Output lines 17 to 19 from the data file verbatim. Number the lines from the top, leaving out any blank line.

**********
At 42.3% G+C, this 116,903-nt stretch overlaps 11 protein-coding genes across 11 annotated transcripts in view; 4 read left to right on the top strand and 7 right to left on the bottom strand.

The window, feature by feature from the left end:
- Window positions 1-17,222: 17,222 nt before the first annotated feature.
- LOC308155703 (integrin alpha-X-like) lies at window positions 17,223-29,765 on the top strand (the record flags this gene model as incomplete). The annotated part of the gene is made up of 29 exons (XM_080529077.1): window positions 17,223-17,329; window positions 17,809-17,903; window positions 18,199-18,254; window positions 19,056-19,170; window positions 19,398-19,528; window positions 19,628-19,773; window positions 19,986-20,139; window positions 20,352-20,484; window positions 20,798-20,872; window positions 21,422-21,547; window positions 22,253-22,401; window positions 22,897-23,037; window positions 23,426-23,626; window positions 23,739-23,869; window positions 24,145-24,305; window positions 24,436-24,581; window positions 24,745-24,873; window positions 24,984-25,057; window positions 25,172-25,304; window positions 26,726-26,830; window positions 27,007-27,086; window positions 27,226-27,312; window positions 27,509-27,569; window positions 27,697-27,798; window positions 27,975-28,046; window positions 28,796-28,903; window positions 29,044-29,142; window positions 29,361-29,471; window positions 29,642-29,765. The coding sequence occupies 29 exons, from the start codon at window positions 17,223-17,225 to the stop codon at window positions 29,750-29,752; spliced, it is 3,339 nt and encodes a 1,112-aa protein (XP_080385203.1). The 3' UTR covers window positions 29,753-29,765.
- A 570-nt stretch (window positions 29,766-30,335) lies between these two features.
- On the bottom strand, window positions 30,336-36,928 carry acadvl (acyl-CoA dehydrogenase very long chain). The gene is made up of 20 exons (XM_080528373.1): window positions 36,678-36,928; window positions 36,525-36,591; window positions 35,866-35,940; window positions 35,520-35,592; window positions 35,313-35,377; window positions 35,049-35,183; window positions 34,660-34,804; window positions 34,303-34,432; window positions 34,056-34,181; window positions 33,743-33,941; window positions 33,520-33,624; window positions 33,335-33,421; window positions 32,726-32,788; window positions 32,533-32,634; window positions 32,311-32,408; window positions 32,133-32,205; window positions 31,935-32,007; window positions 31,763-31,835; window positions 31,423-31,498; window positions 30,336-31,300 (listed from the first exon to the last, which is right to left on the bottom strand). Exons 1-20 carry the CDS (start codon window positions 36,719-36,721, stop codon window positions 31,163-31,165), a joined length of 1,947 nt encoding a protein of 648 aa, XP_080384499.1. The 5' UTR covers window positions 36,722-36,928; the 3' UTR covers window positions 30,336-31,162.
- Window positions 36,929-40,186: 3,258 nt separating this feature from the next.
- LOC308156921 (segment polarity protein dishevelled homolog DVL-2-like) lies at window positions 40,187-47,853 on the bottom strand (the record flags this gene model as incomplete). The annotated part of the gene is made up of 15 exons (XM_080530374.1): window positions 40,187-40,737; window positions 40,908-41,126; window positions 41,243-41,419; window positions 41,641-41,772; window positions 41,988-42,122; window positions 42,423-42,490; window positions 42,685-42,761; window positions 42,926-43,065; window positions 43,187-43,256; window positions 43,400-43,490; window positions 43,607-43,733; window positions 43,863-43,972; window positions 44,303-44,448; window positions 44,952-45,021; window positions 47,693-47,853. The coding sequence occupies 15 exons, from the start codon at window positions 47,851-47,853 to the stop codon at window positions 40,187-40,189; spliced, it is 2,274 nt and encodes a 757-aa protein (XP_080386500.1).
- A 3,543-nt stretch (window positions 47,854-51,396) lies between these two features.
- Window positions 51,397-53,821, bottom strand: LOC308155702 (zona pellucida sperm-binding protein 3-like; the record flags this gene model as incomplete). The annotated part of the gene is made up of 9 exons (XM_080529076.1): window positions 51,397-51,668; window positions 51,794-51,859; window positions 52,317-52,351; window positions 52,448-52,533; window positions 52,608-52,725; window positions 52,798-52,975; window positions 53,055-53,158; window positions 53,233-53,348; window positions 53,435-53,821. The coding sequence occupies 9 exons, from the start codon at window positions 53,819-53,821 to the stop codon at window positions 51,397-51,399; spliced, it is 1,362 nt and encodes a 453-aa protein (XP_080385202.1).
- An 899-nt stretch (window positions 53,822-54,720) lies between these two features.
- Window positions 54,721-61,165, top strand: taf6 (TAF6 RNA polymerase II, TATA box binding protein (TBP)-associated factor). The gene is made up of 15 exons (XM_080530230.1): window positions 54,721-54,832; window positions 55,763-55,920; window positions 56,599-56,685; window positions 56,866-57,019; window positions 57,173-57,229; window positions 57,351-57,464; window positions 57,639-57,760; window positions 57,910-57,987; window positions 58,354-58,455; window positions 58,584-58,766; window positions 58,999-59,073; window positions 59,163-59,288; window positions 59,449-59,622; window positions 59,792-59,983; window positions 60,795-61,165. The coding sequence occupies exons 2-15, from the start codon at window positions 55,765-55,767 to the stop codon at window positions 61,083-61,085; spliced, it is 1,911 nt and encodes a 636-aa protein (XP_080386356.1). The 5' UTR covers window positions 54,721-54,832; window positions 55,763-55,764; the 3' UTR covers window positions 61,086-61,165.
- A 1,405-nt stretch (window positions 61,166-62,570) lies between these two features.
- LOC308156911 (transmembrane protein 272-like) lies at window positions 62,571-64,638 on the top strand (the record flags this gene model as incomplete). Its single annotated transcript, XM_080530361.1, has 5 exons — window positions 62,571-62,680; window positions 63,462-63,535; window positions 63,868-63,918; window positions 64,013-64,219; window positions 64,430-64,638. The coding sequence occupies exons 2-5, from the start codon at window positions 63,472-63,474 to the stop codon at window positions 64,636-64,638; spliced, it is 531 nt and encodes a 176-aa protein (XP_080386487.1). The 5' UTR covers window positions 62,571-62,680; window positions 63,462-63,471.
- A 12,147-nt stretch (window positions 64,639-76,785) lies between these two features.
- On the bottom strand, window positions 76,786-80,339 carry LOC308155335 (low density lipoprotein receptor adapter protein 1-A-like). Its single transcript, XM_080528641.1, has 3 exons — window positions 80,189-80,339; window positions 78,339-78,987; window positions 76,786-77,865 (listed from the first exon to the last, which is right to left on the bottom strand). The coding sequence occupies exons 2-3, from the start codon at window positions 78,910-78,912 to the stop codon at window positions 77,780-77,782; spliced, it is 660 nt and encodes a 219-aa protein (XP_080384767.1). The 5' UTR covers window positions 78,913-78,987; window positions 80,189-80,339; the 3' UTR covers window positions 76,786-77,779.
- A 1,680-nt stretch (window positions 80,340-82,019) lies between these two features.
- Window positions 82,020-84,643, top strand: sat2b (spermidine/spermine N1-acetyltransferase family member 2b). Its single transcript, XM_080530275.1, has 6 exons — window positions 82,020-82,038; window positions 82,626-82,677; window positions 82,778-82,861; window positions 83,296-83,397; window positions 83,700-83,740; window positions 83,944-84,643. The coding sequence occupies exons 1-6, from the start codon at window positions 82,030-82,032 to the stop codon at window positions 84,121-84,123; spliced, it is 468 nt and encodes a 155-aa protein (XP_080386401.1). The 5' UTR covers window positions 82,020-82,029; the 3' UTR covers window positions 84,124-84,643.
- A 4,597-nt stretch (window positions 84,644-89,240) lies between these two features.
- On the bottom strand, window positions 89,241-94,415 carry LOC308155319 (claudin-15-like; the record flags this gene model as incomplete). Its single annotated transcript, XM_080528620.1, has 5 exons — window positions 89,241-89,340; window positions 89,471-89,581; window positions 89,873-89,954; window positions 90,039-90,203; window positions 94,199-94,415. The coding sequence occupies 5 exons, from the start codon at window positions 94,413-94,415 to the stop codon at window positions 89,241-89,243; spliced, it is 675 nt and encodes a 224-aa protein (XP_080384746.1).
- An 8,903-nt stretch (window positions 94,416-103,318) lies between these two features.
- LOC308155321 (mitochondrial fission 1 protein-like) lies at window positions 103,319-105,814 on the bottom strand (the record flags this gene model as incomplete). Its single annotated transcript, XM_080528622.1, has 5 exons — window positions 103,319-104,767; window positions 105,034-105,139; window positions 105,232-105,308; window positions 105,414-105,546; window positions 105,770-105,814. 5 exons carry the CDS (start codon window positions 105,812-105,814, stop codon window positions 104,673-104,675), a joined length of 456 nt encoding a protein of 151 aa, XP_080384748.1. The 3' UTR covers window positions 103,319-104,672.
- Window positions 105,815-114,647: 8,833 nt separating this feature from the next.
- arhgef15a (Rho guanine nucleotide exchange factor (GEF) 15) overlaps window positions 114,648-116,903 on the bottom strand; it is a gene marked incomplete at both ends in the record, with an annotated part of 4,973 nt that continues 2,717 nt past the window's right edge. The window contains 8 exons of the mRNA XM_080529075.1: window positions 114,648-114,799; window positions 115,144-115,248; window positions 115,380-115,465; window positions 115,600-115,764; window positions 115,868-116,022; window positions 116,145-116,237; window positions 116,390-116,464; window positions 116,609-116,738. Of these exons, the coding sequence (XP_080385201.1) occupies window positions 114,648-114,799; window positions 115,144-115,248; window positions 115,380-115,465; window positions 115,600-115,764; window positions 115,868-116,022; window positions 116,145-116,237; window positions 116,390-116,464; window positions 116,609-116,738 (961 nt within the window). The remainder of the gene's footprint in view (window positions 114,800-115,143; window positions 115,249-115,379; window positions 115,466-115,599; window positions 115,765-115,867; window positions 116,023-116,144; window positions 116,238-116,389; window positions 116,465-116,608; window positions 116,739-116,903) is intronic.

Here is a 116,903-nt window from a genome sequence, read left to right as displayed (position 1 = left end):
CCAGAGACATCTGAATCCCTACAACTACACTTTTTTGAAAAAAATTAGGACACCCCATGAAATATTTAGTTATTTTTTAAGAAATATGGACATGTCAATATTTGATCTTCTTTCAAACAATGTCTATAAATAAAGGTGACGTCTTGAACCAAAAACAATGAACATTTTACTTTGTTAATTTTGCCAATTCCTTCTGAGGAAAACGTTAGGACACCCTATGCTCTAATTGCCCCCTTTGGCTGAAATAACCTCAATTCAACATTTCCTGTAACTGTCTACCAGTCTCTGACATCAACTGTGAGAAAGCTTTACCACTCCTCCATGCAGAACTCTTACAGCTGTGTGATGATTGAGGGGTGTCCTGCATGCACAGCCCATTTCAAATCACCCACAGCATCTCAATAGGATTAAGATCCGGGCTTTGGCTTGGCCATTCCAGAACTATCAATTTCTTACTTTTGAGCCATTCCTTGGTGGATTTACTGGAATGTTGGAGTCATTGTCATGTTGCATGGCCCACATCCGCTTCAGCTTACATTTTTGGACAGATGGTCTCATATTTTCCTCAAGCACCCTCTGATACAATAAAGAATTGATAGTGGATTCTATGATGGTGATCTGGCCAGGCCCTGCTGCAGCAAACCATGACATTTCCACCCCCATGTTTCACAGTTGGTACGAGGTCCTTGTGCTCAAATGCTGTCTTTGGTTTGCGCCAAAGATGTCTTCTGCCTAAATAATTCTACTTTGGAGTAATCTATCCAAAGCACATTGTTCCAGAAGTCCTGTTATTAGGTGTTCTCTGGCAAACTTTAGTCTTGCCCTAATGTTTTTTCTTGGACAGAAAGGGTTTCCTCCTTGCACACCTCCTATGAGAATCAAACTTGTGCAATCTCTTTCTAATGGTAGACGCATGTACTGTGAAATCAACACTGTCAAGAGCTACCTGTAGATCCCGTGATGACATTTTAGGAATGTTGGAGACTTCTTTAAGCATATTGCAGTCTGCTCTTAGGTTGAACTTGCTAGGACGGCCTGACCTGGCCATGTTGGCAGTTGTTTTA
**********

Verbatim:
- A 1,680-nt stretch (window positions 80,340-82,019) lies between these two features.
- Window positions 82,020-84,643, top strand: sat2b (spermidine/spermine N1-acetyltransferase family member 2b). Its single transcript, XM_080530275.1, has 6 exons — window positions 82,020-82,038; window positions 82,626-82,677; window positions 82,778-82,861; window positions 83,296-83,397; window positions 83,700-83,740; window positions 83,944-84,643. The coding sequence occupies exons 1-6, from the start codon at window positions 82,030-82,032 to the stop codon at window positions 84,121-84,123; spliced, it is 468 nt and encodes a 155-aa protein (XP_080386401.1). The 5' UTR covers window positions 82,020-82,029; the 3' UTR covers window positions 84,124-84,643.
- A 4,597-nt stretch (window positions 84,644-89,240) lies between these two features.